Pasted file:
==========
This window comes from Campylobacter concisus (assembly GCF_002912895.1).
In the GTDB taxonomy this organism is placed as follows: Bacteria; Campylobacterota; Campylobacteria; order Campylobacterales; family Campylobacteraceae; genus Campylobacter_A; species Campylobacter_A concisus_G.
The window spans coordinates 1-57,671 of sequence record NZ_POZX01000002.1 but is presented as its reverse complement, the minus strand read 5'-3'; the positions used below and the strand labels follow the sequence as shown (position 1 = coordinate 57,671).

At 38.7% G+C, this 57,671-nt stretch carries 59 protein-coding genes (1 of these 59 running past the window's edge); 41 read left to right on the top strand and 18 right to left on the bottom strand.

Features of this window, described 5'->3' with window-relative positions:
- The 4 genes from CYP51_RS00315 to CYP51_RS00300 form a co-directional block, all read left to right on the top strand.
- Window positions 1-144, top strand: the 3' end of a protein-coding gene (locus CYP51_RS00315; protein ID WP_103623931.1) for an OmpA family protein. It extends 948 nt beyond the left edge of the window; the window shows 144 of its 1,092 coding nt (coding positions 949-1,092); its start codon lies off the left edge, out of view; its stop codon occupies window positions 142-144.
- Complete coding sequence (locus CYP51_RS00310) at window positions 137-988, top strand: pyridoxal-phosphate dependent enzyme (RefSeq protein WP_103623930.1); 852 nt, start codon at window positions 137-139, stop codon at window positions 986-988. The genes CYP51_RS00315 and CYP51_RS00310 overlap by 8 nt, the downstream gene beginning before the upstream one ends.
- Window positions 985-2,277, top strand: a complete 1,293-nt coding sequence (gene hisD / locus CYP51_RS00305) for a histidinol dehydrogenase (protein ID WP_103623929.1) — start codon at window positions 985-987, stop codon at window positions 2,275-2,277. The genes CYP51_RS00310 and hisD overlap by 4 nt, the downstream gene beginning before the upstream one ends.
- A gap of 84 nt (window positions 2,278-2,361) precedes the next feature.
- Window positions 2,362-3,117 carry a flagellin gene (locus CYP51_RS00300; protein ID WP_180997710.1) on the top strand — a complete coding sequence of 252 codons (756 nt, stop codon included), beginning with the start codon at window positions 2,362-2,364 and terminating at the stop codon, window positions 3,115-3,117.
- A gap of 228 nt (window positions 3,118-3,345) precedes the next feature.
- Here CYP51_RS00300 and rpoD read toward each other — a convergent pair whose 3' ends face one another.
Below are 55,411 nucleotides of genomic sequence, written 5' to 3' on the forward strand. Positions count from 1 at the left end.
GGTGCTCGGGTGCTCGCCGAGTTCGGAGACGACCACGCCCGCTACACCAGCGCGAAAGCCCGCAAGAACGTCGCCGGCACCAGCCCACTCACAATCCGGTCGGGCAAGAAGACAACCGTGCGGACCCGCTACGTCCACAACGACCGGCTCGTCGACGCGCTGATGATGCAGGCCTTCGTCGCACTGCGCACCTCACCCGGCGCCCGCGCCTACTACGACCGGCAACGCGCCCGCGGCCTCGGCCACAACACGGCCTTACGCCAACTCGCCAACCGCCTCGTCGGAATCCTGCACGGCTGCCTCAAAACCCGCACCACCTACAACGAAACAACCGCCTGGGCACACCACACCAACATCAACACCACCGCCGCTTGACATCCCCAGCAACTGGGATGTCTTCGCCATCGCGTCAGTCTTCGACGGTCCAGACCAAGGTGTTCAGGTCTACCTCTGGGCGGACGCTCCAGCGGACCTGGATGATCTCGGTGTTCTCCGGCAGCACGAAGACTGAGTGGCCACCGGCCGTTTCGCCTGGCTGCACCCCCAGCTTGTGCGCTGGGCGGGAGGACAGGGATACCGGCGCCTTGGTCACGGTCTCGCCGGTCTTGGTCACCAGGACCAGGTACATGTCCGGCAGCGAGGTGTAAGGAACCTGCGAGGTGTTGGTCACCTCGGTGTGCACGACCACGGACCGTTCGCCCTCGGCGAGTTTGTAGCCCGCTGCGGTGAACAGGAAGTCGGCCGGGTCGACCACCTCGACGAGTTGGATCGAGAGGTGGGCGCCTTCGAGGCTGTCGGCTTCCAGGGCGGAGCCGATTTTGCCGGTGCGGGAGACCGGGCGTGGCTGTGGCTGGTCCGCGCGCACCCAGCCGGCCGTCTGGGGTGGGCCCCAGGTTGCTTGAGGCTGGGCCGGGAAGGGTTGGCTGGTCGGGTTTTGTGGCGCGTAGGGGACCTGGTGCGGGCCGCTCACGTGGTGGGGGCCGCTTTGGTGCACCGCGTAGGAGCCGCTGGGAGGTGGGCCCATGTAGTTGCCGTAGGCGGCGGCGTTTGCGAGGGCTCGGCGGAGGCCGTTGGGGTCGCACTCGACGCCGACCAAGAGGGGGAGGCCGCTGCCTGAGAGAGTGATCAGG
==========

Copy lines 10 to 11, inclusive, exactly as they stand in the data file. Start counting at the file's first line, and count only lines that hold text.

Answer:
- A gap of 84 nt (window positions 2,278-2,361) precedes the next feature.
- Window positions 2,362-3,117 carry a flagellin gene (locus CYP51_RS00300; protein ID WP_180997710.1) on the top strand — a complete coding sequence of 252 codons (756 nt, stop codon included), beginning with the start codon at window positions 2,362-2,364 and terminating at the stop codon, window positions 3,115-3,117.